Since the last major drop in data on Facebook, it's been a little over a month when users of the social network got even more unpleasant news. Using malicious browser extensions, cyber criminals may have seized tens of millions of personal data, including private messages reported by Kaspersky Lab.
The BBC's research said that the online forum offered to sell 120 million Facebook users for 10 cents for each individual profile. To show the value of the data, a small part of the database is publicly displayed. It contains 257 thousand user data, including private messages by about one third (81 thousand) of them.
The allegations of 120 million invoicing can of course not be confirmed or denied without access to a complete database version, however, according to the BBC's who checked the data, it all seems to suggest that the prominent part of the archive is real.
Apparently, both leaks are not interconnected. The previous incident is linked to Facebook's vulnerability to using centralized data exchange, but in recent cases, data is collected by malicious browser extensions that victims have installed on their computers. This is absolutely something else.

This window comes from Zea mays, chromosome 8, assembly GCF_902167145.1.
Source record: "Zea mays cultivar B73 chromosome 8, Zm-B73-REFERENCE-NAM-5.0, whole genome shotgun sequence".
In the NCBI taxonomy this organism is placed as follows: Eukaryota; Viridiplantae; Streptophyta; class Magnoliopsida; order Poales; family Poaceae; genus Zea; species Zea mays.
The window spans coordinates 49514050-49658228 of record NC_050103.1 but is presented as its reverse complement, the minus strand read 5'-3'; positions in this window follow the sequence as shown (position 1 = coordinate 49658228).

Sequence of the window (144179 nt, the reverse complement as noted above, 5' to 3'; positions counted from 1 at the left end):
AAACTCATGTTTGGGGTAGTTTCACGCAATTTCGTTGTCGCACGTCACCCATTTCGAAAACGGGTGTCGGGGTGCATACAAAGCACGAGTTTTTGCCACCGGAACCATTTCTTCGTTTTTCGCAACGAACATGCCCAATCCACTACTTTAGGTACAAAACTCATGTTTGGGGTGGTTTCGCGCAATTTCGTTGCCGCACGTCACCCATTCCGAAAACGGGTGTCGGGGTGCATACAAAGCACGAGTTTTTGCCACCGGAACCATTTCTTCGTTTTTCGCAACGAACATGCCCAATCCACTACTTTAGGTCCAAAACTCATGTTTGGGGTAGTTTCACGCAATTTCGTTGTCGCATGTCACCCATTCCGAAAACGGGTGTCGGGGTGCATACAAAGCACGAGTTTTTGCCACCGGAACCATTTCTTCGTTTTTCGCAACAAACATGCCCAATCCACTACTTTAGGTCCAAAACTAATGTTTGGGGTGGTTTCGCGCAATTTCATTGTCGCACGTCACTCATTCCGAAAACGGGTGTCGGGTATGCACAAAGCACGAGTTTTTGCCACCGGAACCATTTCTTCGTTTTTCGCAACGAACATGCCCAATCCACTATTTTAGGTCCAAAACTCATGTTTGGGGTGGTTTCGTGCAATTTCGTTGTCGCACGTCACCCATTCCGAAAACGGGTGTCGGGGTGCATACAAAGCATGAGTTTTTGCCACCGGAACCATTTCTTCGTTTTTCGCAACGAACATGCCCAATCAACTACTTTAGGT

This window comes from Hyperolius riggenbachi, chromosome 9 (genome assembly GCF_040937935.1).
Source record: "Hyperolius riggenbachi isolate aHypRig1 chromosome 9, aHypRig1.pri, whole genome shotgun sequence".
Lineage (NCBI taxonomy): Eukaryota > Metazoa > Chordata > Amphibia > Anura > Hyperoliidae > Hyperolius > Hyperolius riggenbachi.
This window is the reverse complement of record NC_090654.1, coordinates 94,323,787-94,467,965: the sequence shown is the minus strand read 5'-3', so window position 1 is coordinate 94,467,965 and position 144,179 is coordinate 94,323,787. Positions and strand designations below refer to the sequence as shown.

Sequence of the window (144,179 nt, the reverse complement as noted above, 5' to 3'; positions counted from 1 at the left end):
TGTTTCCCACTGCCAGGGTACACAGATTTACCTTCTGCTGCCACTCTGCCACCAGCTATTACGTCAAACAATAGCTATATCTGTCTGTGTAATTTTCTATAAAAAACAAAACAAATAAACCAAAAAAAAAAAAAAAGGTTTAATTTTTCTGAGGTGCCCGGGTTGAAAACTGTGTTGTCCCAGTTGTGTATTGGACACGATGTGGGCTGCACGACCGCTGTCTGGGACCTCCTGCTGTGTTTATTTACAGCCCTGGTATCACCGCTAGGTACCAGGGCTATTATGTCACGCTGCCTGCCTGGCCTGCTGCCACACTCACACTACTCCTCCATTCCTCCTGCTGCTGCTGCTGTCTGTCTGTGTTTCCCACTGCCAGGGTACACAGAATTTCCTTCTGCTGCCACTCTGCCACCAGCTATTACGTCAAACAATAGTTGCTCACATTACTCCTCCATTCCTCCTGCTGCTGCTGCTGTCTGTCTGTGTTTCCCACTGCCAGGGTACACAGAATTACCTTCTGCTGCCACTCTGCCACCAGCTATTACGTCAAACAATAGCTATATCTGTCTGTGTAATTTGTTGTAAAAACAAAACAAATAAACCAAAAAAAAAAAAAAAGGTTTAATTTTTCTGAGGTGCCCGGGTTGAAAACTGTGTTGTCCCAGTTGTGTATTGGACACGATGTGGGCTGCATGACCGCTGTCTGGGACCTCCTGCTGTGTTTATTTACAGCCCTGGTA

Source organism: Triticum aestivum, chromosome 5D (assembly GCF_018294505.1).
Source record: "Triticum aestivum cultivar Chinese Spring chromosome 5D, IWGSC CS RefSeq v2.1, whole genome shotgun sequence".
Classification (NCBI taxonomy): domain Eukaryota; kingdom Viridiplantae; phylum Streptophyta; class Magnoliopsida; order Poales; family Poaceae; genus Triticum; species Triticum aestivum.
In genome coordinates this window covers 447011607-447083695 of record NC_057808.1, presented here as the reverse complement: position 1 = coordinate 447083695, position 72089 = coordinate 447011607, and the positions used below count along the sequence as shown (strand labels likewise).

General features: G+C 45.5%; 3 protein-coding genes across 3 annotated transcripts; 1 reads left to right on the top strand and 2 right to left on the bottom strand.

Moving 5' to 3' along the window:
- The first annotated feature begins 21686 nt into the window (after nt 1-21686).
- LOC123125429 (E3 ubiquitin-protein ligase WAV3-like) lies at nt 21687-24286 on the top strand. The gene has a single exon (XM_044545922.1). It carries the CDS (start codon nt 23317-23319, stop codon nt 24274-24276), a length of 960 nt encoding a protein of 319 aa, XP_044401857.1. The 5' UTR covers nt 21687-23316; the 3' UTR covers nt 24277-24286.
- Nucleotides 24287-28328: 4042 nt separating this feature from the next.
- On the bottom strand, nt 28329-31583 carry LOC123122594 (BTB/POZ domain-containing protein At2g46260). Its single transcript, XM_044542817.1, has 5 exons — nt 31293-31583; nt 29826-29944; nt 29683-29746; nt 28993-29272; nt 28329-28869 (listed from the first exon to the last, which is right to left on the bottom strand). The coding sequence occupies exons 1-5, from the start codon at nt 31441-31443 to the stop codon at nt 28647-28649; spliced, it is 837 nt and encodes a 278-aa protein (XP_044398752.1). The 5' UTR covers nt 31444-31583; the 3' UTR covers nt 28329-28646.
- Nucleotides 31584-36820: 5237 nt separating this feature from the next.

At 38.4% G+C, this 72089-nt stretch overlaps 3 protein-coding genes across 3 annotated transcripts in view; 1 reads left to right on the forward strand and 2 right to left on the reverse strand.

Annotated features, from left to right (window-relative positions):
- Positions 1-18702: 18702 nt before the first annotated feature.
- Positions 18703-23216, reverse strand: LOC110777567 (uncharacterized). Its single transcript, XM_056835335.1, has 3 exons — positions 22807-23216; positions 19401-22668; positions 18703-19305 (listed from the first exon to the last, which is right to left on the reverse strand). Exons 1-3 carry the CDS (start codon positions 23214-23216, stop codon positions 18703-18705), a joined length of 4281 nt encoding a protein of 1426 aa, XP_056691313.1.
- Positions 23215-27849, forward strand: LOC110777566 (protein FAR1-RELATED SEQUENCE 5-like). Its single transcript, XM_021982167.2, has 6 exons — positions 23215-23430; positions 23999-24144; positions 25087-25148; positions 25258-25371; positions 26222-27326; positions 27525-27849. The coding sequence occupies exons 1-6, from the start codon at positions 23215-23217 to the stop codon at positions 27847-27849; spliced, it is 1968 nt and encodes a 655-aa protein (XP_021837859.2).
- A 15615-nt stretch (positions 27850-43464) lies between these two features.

Extensions (also known as add-ons or add-ons) are small programs installed in the browser in order to expand its functionality. Examples are toolbars that change the browser interface, ad blocking, and the like. These upgrades are a problem, so they can – and most of them do it as usual – see all the content your browser shows (and also change them, if so).
This ability makes them highly qualified user activities on the Internet for tracking and collecting data. In this case we are talking about data collected from Facebook pages, but in principle it can steal any information. For example, data on banks are not protected against it. For more information, see the article "Why Be Precared With Browser Extensions."
For now, it does not exist and it may never be clear which extensives have been used in the latest leaks in Facebook. Other data may have been stolen; For now, it is unknown.
Based on this event, Kaspersky Lab experts can now give two general recommendations.
• Be careful about browser extensions and do not install them without distinction. Now some sites contain many of our most precious information, and extensions have access to it.
• Be careful with online private ads. It can be much less private than you think.